[pey-uh-buh l]


to be paid; due: a loan payable in 30 days.
capable of being or liable to be paid.
Law. imposing an immediate obligation on the debtor.


an amount, bill, etc., that is to be paid.
payables, the accounts payable of a business: Payables are now handled by our computer.

Origin of payable

late Middle English word dating back to 1400–50; see origin at pay1, -able
Related formspay·a·bil·i·ty, pay·a·ble·ness, nounpay·a·bly, adverbun·pay·a·ble, adjectiveun·pay·a·bly, adverb Unabridged Based on the Random House Unabridged Dictionary, © Random House, Inc. 2019

Examples from the Web for payable

Historical Examples of payable

  • Endorse this cheque 'Jane Meredith' and make it payable to me personally.

    Her Father's Daughter

    Gene Stratton-Porter

  • This dividend was payable in capital stock and was equal to 30 per cent.

    The Railroad Question

    William Larrabee

  • Them checks was payable to "Bearer," you remember, so I give 'em to him.

    The Depot Master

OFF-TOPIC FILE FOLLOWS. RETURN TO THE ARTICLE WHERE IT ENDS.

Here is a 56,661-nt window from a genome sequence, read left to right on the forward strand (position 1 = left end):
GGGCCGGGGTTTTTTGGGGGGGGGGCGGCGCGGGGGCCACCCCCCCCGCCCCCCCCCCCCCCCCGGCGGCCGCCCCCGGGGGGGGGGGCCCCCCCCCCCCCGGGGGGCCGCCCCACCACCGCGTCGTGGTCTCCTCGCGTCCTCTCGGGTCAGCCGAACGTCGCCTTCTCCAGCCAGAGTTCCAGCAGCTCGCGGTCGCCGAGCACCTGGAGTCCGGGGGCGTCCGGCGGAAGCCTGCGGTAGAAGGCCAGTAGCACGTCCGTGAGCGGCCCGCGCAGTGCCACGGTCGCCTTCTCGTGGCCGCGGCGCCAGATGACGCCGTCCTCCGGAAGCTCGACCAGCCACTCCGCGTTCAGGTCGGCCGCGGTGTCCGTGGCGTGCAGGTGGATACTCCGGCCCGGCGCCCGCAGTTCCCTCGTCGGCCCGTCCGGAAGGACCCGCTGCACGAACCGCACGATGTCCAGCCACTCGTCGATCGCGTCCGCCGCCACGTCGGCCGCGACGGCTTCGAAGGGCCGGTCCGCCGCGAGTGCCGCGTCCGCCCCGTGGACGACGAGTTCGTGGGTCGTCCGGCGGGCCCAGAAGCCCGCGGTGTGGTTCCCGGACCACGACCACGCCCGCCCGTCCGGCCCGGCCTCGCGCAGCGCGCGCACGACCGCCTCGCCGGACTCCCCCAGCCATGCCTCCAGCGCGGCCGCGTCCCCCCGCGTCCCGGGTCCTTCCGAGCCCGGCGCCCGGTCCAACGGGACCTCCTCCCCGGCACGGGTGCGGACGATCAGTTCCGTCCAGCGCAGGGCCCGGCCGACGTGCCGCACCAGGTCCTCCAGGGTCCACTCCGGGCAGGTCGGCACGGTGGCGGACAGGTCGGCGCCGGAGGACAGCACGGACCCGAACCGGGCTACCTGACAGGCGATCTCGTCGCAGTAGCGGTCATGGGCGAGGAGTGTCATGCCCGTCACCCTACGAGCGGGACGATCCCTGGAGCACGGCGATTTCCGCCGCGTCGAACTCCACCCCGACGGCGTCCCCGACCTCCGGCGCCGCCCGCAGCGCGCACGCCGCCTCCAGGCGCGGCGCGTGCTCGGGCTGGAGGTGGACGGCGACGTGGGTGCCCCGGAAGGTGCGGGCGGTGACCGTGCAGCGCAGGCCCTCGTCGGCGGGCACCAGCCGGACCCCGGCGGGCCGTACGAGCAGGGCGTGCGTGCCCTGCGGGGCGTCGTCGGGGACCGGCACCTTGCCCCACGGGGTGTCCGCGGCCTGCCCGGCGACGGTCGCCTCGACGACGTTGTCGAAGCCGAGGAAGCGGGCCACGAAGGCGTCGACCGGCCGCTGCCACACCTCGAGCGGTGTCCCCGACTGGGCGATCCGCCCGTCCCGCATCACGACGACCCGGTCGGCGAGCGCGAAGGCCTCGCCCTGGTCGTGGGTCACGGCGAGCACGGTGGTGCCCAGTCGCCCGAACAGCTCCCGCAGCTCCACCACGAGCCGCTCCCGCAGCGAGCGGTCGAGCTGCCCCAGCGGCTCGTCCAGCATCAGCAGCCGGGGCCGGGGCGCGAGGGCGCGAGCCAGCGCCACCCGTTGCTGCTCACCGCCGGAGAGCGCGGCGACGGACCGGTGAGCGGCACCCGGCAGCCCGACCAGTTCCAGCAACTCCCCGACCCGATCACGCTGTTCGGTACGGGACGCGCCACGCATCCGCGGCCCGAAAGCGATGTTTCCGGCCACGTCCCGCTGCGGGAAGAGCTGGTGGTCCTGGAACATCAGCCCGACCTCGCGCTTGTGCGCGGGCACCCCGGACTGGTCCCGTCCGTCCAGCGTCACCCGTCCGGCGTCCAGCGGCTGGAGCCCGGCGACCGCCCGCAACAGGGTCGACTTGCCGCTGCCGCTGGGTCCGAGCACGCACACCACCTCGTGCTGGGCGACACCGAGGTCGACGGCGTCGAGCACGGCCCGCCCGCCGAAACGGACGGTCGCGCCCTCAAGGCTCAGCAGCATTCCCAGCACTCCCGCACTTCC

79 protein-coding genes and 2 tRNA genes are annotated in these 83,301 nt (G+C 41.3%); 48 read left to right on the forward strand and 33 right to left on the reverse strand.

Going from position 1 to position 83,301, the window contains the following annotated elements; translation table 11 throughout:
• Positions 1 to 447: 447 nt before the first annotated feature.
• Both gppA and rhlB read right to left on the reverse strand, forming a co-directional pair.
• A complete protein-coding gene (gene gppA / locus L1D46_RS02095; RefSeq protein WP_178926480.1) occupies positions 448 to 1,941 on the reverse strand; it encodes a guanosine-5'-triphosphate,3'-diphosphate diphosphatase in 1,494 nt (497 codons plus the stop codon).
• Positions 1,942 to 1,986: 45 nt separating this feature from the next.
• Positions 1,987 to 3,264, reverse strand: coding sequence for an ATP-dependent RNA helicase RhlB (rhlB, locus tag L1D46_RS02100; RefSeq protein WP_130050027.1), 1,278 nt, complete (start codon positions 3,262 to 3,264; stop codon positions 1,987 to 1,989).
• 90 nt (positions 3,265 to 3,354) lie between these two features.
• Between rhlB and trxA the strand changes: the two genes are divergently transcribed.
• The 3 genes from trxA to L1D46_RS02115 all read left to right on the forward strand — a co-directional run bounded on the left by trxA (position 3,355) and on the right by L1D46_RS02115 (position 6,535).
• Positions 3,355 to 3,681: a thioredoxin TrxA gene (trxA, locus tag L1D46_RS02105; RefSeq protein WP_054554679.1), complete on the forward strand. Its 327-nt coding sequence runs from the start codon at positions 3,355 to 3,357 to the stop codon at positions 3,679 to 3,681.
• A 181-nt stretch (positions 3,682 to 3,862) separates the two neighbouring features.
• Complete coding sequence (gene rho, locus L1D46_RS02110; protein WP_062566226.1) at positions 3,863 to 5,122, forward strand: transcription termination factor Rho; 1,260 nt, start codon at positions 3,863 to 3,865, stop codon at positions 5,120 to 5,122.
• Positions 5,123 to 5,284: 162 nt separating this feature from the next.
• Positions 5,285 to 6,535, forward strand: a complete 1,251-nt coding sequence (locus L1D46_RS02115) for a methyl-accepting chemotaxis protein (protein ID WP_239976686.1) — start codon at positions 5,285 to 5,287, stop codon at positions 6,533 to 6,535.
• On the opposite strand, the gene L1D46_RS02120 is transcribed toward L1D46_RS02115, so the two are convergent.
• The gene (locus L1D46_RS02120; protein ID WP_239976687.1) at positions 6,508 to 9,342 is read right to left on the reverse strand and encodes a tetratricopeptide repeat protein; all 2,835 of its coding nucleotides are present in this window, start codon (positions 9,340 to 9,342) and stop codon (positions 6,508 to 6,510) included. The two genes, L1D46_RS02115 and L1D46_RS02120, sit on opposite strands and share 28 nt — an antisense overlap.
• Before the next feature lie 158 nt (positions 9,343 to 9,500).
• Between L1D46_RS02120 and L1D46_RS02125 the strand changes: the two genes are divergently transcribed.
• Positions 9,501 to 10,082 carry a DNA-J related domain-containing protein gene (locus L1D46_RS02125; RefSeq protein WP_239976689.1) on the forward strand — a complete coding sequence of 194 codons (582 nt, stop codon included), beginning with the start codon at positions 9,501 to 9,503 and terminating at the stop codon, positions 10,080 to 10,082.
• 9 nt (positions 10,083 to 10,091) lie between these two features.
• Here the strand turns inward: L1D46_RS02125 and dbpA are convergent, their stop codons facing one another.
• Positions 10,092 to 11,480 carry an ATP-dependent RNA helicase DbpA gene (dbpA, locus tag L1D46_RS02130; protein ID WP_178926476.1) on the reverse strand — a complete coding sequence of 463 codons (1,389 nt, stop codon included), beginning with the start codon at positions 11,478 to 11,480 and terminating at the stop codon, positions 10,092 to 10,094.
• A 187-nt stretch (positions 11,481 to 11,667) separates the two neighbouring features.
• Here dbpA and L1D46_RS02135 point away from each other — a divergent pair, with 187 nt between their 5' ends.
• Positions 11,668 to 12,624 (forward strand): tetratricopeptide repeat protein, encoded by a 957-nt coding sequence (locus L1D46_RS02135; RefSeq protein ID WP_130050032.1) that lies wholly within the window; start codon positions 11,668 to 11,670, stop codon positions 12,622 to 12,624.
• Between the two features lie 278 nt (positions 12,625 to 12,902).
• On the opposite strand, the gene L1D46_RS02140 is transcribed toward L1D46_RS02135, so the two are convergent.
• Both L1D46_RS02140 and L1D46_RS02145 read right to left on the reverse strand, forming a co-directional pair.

Joseph C. Lincoln

  • This work is sold to subscribers only, payable on delivery of each volume.

    The Electoral Votes of 1876

    David Dudley Field

  • He knew that in that case he would not wish to pay the debt in the only way in which it would be payable.

    Is He Popenjoy?

    Anthony Trollope

British Dictionary definitions for payable



(often foll by on) to be paidpayable on the third of each month
that is capable of being paid
capable of being profitable
(of a debt) imposing an obligation on the debtor to pay, esp at once
Collins English Dictionary - Complete & Unabridged 2012 Digital Edition © William Collins Sons & Co. Ltd. 1979, 1986 © HarperCollins Publishers 1998, 2000, 2003, 2005, 2006, 2007, 2009, 2012

Word Origin and History for payable

late 14c., "to be paid," from pay (v.) + -able or from Old French paiable.

Online Etymology Dictionary, © 2010 Douglas Harper